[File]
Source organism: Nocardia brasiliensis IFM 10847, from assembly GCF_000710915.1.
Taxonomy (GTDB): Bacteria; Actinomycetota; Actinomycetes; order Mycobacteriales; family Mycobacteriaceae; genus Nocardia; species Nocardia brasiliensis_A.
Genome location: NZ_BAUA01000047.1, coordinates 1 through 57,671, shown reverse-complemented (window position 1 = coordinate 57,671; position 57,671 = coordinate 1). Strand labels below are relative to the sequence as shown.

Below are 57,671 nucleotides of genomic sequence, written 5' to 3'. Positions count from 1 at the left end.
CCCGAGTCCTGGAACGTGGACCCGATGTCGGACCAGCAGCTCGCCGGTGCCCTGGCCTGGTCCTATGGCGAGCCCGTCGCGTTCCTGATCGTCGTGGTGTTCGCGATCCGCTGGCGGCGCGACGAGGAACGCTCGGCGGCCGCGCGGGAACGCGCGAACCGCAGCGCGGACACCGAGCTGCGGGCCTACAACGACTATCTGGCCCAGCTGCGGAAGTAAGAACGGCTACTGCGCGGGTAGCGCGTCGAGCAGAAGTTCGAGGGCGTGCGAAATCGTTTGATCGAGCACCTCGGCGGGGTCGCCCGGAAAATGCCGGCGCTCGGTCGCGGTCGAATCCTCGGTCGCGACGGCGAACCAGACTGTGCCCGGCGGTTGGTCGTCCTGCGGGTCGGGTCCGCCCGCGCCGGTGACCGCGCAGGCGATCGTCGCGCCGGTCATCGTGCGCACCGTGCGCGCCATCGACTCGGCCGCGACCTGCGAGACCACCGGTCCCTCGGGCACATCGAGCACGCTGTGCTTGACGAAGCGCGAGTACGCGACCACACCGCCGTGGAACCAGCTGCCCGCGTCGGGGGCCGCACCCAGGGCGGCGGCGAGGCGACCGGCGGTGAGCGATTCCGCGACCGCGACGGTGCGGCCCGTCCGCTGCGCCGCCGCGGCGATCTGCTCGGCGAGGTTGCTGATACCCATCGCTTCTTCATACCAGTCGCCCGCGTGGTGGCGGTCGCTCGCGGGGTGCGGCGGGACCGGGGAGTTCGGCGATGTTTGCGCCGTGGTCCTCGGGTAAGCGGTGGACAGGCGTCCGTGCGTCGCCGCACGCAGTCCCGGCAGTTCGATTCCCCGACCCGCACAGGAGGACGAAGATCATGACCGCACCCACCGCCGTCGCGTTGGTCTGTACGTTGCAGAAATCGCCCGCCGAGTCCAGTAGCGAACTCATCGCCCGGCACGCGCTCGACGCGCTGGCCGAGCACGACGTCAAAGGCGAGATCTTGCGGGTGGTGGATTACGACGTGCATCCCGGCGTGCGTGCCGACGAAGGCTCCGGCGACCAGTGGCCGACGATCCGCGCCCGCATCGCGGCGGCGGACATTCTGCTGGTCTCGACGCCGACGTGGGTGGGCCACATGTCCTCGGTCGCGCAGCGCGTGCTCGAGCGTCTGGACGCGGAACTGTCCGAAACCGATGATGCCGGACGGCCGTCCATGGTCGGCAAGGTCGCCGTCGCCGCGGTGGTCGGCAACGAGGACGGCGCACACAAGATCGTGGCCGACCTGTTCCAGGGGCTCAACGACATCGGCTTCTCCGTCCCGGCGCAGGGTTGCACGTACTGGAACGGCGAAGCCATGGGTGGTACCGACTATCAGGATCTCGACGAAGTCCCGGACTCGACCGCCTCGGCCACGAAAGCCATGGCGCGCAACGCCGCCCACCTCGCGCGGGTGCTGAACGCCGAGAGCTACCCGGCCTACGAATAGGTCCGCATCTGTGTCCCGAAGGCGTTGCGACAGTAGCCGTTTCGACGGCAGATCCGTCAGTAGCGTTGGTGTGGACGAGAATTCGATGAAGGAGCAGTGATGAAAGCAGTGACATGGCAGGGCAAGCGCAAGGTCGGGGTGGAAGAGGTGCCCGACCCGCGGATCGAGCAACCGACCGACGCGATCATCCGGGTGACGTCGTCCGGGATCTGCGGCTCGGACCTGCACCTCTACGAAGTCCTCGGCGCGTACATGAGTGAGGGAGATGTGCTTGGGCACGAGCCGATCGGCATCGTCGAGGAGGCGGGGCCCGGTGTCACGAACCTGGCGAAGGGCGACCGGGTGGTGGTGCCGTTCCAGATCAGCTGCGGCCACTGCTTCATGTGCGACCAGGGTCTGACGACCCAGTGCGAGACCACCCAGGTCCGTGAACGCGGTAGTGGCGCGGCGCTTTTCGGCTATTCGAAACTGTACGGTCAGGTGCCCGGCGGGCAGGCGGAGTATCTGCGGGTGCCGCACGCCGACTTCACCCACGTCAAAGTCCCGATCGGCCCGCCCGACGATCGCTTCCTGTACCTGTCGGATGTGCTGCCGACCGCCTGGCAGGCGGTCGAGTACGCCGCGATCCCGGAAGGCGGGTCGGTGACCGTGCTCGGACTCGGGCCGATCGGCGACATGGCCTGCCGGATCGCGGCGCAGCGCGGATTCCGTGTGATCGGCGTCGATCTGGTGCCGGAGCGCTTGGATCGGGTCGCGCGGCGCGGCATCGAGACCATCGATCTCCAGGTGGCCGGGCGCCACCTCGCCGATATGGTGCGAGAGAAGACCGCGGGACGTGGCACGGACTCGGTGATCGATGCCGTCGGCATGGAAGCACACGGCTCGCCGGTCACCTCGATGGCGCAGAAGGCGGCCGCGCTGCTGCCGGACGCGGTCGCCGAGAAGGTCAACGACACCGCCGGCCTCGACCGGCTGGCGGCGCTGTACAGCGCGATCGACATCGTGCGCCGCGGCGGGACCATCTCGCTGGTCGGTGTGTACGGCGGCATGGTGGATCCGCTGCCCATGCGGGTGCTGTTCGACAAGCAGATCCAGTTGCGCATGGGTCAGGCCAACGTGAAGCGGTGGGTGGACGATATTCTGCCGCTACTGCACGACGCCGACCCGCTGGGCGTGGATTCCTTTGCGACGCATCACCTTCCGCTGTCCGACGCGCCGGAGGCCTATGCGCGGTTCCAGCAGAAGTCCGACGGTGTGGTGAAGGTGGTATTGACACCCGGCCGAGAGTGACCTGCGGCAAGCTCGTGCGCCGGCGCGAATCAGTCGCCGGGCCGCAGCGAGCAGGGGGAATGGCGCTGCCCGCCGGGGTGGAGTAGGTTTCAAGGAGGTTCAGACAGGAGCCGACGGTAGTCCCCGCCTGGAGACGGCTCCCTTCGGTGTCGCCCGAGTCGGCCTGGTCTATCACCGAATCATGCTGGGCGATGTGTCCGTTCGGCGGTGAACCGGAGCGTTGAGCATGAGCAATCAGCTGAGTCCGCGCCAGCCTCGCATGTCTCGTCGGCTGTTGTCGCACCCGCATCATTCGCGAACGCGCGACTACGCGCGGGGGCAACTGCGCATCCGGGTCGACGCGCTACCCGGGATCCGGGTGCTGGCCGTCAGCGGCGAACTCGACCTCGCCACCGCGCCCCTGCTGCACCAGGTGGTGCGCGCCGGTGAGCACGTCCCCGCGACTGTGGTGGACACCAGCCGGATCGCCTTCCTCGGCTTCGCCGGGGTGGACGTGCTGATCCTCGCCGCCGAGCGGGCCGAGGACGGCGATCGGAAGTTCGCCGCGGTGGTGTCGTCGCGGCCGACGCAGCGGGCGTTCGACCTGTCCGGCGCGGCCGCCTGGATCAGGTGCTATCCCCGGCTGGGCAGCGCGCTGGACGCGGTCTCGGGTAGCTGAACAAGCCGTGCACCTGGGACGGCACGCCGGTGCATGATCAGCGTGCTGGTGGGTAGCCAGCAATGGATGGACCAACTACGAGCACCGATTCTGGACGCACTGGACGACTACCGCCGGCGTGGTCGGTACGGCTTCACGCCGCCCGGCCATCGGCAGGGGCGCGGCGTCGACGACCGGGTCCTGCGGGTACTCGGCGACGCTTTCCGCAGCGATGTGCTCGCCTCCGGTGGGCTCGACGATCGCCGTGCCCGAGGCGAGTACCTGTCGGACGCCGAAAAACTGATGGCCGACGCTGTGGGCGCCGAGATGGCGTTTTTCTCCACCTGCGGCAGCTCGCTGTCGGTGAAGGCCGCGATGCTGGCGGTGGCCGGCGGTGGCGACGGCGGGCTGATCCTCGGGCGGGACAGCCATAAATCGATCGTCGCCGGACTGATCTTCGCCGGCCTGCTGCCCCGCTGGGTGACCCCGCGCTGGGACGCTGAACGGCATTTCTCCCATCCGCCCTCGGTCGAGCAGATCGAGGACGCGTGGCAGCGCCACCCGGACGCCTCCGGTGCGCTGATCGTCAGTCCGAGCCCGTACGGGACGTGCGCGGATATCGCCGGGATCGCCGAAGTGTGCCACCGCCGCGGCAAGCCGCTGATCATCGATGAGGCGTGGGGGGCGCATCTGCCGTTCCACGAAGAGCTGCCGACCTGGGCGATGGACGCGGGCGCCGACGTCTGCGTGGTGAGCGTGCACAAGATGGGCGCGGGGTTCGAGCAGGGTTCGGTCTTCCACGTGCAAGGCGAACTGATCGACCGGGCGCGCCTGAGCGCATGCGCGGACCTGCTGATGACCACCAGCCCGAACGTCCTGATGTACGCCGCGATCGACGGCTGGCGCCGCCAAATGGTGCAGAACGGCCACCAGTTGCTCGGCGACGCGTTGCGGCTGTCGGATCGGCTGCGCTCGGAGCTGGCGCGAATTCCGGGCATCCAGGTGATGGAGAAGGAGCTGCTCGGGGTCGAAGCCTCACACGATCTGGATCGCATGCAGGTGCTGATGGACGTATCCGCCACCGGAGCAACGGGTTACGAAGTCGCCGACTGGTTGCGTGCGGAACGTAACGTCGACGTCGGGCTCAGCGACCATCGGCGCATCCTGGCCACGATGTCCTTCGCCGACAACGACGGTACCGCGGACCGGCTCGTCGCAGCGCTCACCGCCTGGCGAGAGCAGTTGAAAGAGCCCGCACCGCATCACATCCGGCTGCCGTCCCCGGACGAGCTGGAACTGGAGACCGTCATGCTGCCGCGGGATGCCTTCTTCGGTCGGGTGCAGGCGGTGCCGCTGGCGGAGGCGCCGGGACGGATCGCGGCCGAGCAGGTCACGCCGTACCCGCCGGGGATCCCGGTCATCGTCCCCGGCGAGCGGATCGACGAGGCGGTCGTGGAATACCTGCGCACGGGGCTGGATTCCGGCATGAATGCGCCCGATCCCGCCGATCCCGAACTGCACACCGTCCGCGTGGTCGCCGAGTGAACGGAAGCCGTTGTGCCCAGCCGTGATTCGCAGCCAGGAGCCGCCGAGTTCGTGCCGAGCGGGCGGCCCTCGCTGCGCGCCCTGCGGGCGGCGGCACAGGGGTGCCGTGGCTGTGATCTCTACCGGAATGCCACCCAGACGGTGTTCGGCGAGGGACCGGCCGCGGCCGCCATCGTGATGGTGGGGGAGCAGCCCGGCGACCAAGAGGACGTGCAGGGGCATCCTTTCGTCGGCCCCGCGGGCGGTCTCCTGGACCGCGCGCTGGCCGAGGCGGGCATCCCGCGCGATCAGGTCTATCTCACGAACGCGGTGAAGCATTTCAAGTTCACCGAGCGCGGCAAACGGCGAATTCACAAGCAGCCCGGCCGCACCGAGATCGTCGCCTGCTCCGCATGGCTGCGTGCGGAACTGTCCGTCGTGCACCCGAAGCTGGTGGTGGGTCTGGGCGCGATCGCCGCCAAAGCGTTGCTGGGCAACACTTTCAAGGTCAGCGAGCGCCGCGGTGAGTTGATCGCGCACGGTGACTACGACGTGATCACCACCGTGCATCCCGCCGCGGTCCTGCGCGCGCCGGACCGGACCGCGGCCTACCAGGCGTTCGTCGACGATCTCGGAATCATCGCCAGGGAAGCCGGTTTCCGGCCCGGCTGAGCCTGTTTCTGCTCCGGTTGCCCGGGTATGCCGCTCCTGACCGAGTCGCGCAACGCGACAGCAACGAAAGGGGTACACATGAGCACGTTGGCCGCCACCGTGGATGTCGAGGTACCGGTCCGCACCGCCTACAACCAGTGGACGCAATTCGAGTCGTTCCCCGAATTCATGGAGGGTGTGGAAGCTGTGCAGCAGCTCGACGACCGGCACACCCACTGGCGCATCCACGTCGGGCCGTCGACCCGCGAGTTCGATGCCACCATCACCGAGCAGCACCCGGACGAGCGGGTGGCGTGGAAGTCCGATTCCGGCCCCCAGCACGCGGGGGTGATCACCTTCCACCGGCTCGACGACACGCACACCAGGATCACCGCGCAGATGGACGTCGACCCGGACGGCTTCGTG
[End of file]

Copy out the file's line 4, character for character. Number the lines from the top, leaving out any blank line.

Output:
Below are 57,671 nucleotides of genomic sequence, written 5' to 3'. Positions count from 1 at the left end.